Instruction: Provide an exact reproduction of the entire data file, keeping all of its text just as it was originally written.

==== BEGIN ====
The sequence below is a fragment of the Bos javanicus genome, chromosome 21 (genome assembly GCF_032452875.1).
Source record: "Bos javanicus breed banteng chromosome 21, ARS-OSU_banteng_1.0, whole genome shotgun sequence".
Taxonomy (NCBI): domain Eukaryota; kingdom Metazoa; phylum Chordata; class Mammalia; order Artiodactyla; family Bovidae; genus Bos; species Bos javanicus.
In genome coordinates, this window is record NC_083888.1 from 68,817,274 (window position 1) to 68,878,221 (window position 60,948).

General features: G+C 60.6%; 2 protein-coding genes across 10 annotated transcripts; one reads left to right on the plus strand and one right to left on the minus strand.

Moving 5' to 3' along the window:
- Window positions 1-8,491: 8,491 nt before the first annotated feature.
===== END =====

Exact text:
The sequence below is a fragment of the Bos javanicus genome, chromosome 21 (genome assembly GCF_032452875.1).
Source record: "Bos javanicus breed banteng chromosome 21, ARS-OSU_banteng_1.0, whole genome shotgun sequence".
Taxonomy (NCBI): domain Eukaryota; kingdom Metazoa; phylum Chordata; class Mammalia; order Artiodactyla; family Bovidae; genus Bos; species Bos javanicus.
In genome coordinates, this window is record NC_083888.1 from 68,817,274 (window position 1) to 68,878,221 (window position 60,948).

General features: G+C 60.6%; 2 protein-coding genes across 10 annotated transcripts; one reads left to right on the plus strand and one right to left on the minus strand.

Moving 5' to 3' along the window:
- Window positions 1-8,491: 8,491 nt before the first annotated feature.